1. The introduction in the licensing policy of the "rebuttable presumption" (on the basis that the Regulatory Committee considered that such tenement or shared main door accommodation was unsuitable for short-term secondary letting), 
  2. The lack of a regime for temporary licences to be granted for secondary letting,
  3. A requirement on secondary lets licence holders to ensure that bedrooms, living rooms and hallways in the premises are covered by suitable floor coverings, such as carpet or similar, and
  4. The difference in the length of the licence that might be granted (one year for secondary letting but three years for home sharing/letting), although the Court held that this temporal distinction was not unlawful.

The Petitioners also advanced an argument that was based upon the Provision of Services Regulations 2009, and it was argued the differential treatment between home sharing/letting and secondary letting for the purposes of the short-term lets licensing regime was not justified by a public interest objective and was not proportionate.

The Court’s judgment

The Petitioners’ Challenge was ultimately successful notwithstanding the Council’s arguments in reply (taken very shortly) that (a) the policy was a proportionate response in order to discharge the Council’s obligations under the 1982 Act and 2022 Order, (b) the Council’s concerns that short-term lets may lead to an increase in anti-social behaviour and an erosion of amenities of local neighbourhoods, and (c) that the licensing policy was the fruit of various rounds of consultation.

Lord Braid at the Court of Session concluded that the Council’s policy is unlawful at common law. Specifically in respect of:

  1. The rebuttable presumption against tenement or shared main door accommodation,
  2. The lack of provision for temporary licences,
  3. The requirement to supply floor coverings.

Lord Braid also concluded that the policy breaches The Provision of Services Regulations 2009 Regulations.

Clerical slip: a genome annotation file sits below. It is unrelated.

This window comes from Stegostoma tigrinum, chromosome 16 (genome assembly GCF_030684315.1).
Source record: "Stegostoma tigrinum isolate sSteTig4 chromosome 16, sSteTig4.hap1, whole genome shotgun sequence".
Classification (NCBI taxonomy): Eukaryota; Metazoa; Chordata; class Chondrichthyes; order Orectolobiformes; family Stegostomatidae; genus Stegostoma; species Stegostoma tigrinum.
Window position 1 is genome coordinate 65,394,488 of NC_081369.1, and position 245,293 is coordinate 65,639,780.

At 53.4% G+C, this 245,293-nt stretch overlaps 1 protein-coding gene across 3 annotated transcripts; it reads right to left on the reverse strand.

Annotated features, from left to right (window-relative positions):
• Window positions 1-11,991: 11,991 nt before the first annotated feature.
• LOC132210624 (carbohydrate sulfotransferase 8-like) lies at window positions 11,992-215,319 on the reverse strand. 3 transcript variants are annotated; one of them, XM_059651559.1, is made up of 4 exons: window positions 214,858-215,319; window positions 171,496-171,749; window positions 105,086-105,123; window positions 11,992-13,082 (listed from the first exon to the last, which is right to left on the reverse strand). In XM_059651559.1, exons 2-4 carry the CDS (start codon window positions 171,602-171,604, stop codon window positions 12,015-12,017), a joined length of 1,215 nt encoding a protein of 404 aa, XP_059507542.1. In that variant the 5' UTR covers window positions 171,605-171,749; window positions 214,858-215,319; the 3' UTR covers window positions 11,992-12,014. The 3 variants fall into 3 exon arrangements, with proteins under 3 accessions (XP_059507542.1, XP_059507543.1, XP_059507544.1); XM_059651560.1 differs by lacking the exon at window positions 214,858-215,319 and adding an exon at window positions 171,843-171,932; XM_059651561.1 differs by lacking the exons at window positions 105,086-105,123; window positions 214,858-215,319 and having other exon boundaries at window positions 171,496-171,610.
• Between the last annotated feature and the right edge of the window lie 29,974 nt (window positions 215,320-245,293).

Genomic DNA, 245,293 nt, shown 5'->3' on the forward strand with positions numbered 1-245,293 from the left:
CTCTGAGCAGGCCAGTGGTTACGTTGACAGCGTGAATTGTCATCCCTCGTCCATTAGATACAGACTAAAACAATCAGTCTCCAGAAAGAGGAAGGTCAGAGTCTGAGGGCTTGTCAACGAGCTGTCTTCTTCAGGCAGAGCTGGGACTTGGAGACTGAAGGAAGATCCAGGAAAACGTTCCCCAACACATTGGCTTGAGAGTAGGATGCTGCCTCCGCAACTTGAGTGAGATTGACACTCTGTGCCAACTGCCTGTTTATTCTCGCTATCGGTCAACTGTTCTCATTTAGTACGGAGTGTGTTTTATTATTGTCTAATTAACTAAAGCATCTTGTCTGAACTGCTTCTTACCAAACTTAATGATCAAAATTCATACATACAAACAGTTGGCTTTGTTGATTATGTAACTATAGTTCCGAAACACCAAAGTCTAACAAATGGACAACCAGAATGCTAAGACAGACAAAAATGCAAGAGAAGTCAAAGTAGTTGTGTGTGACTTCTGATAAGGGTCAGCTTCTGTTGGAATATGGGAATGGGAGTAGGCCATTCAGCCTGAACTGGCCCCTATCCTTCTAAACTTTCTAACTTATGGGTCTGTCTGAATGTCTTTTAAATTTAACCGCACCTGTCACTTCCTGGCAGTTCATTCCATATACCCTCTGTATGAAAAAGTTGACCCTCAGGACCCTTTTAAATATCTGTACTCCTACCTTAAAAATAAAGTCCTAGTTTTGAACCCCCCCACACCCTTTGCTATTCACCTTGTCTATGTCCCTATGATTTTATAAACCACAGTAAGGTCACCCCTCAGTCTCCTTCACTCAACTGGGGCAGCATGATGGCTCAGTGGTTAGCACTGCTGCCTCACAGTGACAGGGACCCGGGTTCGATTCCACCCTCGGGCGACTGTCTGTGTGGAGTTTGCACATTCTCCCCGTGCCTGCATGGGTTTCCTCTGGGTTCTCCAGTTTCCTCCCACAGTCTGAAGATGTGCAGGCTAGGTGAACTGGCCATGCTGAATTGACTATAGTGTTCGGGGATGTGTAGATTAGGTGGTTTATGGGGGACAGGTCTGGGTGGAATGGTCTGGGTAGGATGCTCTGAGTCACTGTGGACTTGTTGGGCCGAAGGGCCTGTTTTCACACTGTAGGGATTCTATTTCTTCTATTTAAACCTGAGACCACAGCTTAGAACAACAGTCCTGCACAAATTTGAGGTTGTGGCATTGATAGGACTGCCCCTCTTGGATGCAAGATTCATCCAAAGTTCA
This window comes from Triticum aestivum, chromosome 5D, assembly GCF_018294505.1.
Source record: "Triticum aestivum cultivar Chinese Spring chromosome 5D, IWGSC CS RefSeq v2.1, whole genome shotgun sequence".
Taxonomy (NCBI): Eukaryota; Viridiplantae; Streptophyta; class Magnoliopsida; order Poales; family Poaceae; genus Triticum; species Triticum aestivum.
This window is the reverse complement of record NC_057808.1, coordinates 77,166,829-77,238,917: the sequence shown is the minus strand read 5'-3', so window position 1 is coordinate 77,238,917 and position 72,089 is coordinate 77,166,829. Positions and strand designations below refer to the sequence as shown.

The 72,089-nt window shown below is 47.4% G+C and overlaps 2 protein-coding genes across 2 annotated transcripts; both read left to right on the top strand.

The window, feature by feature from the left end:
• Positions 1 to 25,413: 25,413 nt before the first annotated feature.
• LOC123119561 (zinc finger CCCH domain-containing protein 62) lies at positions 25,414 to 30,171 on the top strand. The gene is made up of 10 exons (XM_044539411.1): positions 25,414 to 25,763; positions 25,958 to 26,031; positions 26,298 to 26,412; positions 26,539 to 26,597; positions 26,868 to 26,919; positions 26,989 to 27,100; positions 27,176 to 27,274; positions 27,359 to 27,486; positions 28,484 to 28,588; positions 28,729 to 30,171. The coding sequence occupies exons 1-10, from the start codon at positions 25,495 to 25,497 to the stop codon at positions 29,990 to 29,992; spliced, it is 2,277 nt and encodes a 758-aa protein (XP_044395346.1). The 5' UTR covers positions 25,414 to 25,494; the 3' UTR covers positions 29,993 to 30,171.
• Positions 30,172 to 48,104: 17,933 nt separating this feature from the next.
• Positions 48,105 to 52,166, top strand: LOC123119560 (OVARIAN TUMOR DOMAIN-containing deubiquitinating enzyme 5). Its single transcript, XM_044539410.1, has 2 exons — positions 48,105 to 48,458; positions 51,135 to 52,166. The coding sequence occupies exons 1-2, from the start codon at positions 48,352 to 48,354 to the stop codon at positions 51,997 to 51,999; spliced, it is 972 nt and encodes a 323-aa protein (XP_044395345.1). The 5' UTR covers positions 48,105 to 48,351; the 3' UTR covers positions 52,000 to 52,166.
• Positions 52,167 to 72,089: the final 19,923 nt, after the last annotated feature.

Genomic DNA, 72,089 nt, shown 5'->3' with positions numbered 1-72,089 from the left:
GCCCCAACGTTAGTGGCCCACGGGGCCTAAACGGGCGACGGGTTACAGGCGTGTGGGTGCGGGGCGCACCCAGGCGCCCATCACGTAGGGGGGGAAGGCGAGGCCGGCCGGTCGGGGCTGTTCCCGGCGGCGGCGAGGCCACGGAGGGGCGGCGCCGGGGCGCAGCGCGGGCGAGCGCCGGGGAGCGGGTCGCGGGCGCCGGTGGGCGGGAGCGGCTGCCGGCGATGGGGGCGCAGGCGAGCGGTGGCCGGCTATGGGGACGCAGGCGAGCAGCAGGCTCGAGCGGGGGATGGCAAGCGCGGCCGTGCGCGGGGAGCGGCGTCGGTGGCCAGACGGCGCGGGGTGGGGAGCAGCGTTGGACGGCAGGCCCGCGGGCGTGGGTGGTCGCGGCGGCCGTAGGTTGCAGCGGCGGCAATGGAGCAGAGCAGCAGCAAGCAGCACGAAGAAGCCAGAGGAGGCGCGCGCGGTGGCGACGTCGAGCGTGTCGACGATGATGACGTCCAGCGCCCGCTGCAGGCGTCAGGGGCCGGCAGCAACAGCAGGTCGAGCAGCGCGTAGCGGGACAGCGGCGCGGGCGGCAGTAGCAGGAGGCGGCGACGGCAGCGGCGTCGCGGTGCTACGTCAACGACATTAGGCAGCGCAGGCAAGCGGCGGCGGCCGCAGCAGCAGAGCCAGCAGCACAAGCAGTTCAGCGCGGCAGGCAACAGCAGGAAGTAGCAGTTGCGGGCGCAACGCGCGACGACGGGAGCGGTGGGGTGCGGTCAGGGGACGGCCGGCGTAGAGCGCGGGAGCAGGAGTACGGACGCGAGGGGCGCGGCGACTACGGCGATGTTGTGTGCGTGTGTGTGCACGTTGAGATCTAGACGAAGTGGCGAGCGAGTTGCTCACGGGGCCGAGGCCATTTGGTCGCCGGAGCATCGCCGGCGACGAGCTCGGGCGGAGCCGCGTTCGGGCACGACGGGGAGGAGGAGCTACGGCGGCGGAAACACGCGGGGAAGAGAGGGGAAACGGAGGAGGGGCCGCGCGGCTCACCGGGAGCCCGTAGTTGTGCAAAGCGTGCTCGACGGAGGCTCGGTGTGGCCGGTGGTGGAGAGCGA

Next Steps

The Council will now need to reconsider its approach to secondary short-term lets in light of the Court’s judgment. The timing of this judgment introduces a complication for the Council – existing hosts (that is to say hosts who were using properties for short-term lets prior to 1 October 2022) have until 30 September 2023 to make an application for a short-term let licence. The Council will not be able to determine applications for secondary letting in the manner that was envisaged by its licensing policy. That will be viewed as a positive by secondary letting hosts, but it also introduces uncertainty for applicants who will (in due course) be lodging applications before the September 2023 deadline. Or perhaps this judgment might mean the Regulatory Committee quietly softens its approach towards the licensing of second-home short-term lets. That is particularly so given recent criticisms of the Council’s policy suggesting a more strategic approach is required to the question of sustainable tourism.

Our licensing team, led by Partner and Solicitor Advocate Kevin Clancy, has been advising clients in Edinburgh and throughout Scotland in respect of their applications for short-term lets licences. If you have any questions, please get in touch with our licensing team or your usual Shepherd and Wedderburn contact.